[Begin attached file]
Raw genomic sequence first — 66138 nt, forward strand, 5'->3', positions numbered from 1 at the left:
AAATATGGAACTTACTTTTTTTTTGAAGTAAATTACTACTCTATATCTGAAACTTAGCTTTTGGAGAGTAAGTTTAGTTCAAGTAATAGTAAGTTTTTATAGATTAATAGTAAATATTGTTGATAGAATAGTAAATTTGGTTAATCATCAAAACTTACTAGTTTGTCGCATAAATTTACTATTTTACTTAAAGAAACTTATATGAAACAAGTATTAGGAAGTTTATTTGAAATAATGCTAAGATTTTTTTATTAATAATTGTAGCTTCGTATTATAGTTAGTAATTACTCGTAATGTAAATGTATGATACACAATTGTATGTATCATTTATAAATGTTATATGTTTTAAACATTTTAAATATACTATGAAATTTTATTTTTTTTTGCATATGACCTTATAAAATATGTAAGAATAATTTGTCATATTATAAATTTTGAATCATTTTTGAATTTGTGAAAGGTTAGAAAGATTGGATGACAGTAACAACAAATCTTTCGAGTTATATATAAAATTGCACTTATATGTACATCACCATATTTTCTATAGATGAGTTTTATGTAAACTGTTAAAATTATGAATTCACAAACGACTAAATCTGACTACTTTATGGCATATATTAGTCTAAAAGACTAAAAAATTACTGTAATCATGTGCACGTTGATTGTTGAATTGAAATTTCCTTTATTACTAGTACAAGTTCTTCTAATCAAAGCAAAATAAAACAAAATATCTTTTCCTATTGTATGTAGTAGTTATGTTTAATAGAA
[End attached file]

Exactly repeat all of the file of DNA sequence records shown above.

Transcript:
Raw genomic sequence first — 66138 nt, forward strand, 5'->3', positions numbered from 1 at the left:
AAATATGGAACTTACTTTTTTTTTGAAGTAAATTACTACTCTATATCTGAAACTTAGCTTTTGGAGAGTAAGTTTAGTTCAAGTAATAGTAAGTTTTTATAGATTAATAGTAAATATTGTTGATAGAATAGTAAATTTGGTTAATCATCAAAACTTACTAGTTTGTCGCATAAATTTACTATTTTACTTAAAGAAACTTATATGAAACAAGTATTAGGAAGTTTATTTGAAATAATGCTAAGATTTTTTTATTAATAATTGTAGCTTCGTATTATAGTTAGTAATTACTCGTAATGTAAATGTATGATACACAATTGTATGTATCATTTATAAATGTTATATGTTTTAAACATTTTAAATATACTATGAAATTTTATTTTTTTTTGCATATGACCTTATAAAATATGTAAGAATAATTTGTCATATTATAAATTTTGAATCATTTTTGAATTTGTGAAAGGTTAGAAAGATTGGATGACAGTAACAACAAATCTTTCGAGTTATATATAAAATTGCACTTATATGTACATCACCATATTTTCTATAGATGAGTTTTATGTAAACTGTTAAAATTATGAATTCACAAACGACTAAATCTGACTACTTTATGGCATATATTAGTCTAAAAGACTAAAAAATTACTGTAATCATGTGCACGTTGATTGTTGAATTGAAATTTCCTTTATTACTAGTACAAGTTCTTCTAATCAAAGCAAAATAAAACAAAATATCTTTTCCTATTGTATGTAGTAGTTATGTTTAATAGAA